Locality pay


Q. Is locality calculated separately from base pay for retirement? Is locality also a high-3 calculation, or is it based on locality of location when you retire, or is it the locality where you earned your high-3 base pay? If my locality is reduced because base pay plus locality exceed the cap, is retirement annuity calculated from the capped number or full base pay and full locality?

A. Your high-3 is based on the average of your highest three consecutive years of pay, regardless of when they occur in your career. Locality pay is a component of basic pay, and the total of these two is the amount from which retirement deductions are taken. Since you don’t receive any pay that falls above a cap, retirement deductions can’t be taken from it; therefore it plays no part in the determination of your high-3.


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Reg Jones was head of retirement and insurance policy at the Office of Personnel Management. Email your retirement-related questions to fedexperts@federaltimes.com.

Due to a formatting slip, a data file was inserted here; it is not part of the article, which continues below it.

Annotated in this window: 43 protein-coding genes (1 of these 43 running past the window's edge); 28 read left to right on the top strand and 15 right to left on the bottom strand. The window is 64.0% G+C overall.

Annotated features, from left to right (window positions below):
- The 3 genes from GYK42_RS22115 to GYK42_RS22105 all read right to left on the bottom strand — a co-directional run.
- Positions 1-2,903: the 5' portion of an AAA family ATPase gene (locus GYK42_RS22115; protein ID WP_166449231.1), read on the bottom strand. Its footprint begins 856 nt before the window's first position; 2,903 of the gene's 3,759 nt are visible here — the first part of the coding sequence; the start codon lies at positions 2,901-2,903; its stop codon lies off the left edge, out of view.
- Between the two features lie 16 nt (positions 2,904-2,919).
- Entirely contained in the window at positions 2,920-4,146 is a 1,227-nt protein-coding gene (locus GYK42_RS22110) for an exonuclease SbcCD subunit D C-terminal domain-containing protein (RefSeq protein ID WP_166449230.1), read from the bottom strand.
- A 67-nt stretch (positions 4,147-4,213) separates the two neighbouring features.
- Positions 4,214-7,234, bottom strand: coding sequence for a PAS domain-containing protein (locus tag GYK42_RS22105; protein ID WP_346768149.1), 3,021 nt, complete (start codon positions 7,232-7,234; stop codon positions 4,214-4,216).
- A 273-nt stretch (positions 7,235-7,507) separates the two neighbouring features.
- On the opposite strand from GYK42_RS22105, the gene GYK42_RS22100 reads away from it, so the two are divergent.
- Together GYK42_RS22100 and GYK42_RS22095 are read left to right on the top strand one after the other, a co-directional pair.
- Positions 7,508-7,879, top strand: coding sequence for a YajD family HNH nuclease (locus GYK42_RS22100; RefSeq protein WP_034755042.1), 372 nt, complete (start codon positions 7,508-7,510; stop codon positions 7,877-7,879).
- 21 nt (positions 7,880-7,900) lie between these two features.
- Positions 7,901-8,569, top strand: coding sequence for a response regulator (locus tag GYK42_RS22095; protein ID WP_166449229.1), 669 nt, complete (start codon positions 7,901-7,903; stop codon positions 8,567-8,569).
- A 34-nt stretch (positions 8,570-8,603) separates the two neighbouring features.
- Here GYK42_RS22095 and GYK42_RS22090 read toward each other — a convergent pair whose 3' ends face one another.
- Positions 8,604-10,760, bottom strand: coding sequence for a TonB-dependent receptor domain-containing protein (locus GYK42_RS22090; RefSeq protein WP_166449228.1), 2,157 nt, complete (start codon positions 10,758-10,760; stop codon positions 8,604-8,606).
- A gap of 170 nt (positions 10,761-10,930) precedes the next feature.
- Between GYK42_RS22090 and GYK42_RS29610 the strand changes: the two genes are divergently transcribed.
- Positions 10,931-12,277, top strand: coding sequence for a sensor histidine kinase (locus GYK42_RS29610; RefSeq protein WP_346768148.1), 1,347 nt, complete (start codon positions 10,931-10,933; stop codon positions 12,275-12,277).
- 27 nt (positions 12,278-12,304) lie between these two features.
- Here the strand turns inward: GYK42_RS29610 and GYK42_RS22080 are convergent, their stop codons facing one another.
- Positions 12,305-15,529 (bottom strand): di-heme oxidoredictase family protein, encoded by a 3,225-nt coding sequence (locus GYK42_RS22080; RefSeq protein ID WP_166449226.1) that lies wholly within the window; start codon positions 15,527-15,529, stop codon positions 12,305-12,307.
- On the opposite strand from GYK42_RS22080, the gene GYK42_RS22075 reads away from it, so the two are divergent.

1. Kate Bradford on

    Would you please explain what this means? I don’t understand. Is retirement calculate on strictly base pay or is it based on the actual salary you get (which includes locality pay)? For instance, a GS-14, Step 5 has a base pay of $98,899. A GS-14 Step 5 in the Washington DC Metropolitan area is paid $123, 406 including locality pay. Assuming for example that this would be the ‘average high-three”, would the person be paid a percentage (based upon number of years worked and other variables like age) of the $98,899 or the $123,406?

    Thanks –

      • Sorry….I still don’t know what this means. Using the scenario above, would the person retiring get a percentage of $98.899 or $123,406?

        Also – assuming that the federal employee retired in the Washington DC metropolitan area – if they moved to, say, Maine, would they continue to get retirement pay based on Washington DC or Maine?


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